Does mental health go hand-in-hand with social media? The answer appears to be yes. There are users who might believe that their worth is tied to how many likes or followers they have. Obviously, this is not healthy, and it would be a good idea for Instagram to go through with their testing worldwide.

A report from the American Psychological Association said, “Rates of depression, psychological distress and suicidal thoughts and actions have risen significantly among people 26 and younger, with some of the highest increases among women.” The rise correlated with the increased amount of time that people spend on social media.

Users will go back and forth between their own posts and others’ to compare their likes. This can be bad, resulting in low self-esteem for those who frequent the app. As someone who also uses Instagram regularly, I can say that I have found myself comparing my own posts with others, and the end result usually doesn’t leave me feeling good. If Instagram is to go through with their decision to get rid of likes, they would be doing a lot of people (including myself) a huge favor.

However, an Instagram that gets rid of its most prominent feature could face some setbacks. It would do wonders for its users’ self-esteem, but, “Getting approval from other people in the form of likes and comments is partly why people keep returning to social media again and again.” Users might not find themselves drawn to use the app at all, leading to overall decreased activity among its userbase, and that is a hit that Instagram would definitely feel.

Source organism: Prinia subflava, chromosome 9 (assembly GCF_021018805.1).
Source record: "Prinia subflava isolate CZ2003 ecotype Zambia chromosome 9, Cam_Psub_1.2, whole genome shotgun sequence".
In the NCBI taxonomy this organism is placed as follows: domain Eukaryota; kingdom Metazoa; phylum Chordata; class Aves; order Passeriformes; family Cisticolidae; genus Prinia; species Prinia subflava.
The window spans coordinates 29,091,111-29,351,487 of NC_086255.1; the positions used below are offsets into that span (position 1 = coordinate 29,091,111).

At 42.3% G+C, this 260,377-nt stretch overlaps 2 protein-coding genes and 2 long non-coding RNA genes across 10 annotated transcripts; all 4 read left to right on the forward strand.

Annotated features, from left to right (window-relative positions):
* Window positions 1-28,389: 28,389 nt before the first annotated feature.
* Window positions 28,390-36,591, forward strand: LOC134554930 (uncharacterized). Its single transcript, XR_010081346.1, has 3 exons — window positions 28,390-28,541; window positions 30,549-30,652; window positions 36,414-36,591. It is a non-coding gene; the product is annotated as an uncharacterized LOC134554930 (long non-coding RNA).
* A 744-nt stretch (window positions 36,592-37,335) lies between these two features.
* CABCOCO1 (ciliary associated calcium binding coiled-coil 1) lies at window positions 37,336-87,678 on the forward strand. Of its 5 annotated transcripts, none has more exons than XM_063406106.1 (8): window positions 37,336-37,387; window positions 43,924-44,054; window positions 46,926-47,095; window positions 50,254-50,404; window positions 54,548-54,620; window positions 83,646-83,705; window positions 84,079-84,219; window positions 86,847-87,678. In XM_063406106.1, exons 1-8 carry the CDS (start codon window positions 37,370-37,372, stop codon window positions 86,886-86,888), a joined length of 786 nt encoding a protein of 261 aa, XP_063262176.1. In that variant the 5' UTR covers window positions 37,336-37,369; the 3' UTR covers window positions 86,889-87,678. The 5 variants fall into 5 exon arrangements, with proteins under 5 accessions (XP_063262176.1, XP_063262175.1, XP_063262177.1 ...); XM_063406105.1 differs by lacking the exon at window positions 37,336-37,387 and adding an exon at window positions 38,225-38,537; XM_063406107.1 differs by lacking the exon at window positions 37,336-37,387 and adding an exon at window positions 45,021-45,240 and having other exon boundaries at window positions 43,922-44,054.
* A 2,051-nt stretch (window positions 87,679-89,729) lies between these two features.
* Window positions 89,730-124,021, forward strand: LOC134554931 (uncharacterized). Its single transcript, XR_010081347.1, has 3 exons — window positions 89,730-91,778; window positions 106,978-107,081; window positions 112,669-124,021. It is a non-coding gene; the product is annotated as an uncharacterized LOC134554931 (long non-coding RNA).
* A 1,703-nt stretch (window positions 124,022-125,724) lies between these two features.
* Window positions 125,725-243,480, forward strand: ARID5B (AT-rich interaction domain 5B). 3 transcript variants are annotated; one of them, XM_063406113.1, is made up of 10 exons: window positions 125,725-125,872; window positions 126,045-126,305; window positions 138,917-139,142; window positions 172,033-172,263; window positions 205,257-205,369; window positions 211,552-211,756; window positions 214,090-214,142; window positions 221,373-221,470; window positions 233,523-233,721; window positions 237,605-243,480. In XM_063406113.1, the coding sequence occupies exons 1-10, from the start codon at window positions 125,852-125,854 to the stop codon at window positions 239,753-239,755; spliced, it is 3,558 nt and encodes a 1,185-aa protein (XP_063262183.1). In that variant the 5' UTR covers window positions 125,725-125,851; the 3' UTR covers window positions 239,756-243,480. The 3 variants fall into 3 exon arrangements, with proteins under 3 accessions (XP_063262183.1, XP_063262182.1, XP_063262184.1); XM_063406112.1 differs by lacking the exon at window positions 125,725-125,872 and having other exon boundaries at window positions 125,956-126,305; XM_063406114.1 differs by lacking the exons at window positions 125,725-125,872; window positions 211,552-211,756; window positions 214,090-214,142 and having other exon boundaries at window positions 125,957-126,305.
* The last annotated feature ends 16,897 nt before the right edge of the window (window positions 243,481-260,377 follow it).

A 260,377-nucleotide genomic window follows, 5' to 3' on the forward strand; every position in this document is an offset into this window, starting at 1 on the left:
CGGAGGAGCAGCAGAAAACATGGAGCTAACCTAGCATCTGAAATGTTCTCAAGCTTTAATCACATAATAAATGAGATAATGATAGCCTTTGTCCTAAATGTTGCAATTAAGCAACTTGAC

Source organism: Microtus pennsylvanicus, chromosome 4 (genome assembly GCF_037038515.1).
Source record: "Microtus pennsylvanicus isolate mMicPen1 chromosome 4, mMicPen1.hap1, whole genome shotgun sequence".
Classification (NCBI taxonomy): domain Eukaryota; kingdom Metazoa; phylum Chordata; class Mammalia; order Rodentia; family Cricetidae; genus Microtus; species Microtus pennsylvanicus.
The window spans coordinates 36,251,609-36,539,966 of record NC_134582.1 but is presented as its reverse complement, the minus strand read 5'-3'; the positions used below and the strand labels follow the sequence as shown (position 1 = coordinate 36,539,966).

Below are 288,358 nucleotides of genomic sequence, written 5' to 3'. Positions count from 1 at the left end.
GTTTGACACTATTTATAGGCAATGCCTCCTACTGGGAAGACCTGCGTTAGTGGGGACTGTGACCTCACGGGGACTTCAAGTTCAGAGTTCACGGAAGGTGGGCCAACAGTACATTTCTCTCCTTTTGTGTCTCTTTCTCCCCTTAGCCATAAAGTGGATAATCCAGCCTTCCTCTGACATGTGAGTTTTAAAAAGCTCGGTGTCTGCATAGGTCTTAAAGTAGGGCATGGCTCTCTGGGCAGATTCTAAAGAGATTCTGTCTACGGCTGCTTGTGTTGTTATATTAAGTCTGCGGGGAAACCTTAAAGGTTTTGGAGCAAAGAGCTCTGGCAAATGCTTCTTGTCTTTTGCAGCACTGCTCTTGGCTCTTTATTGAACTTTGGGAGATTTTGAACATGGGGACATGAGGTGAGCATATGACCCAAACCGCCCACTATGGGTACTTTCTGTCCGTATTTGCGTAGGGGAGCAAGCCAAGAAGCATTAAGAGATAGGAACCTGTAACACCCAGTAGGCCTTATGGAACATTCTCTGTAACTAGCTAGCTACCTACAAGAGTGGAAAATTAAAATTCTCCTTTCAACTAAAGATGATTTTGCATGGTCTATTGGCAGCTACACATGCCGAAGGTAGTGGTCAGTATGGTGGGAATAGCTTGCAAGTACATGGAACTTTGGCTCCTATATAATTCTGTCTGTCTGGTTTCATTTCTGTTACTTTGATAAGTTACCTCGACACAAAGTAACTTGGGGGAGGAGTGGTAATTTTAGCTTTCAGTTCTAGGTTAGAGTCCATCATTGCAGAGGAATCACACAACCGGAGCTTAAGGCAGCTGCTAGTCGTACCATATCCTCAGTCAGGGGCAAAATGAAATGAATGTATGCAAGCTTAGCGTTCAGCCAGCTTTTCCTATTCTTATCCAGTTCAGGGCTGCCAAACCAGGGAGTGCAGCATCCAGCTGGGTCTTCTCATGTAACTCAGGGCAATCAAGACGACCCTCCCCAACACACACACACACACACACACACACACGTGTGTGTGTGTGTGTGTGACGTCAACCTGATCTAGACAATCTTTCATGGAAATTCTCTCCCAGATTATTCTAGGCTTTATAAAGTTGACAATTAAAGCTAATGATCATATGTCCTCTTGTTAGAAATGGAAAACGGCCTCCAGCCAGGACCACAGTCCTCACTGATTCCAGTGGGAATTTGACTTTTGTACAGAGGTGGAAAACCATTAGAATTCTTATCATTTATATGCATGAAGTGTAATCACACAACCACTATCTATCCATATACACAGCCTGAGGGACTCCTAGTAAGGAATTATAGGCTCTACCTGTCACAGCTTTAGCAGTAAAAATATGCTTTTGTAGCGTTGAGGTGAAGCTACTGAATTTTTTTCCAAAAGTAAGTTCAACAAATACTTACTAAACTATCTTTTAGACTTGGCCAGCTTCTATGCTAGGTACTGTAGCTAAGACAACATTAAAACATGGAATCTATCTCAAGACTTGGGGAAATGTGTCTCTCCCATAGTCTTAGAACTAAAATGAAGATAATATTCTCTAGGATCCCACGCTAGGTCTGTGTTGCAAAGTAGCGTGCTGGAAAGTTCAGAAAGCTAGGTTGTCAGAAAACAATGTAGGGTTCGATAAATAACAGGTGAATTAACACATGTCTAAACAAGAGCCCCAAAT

Social media grows more and more every day, with new users signing up on many different platforms. While it’s not the worst thing in the world to share how your day is going or show what you’re eating for lunch, there are negative consequences to constantly checking in on how your posts are doing. It has been shown that these platforms are highly addictive, which is one of the reasons why people keep coming back to them so frequently.

Adults in the U.S. spend an inordinate amount of time interacting with any kind of social media, according to MarketWatch. Being on Instagram or Facebook for a few hours a week is not a bad thing, but we should watch how much time we spend on platforms that make their profit from keeping their users’ attention.

It is important for social media users to be aware of how much time they spend scrolling through different feeds, because a large amount of the time spent there could probably be spent on more productive activities. Mental health problems, such as depression and anxiety, might become more manageable if everybody cut back on the hours they spend staring at a screen and comparing their accounts to their peers’.

Social media can be a fun way of getting in touch with others and communicating different ideas, but, like anything else, it can also have its downsides. While Instagram is only testing their no-likes feature on their Canadian users, the feedback they receive could change how people go about using the well-liked app.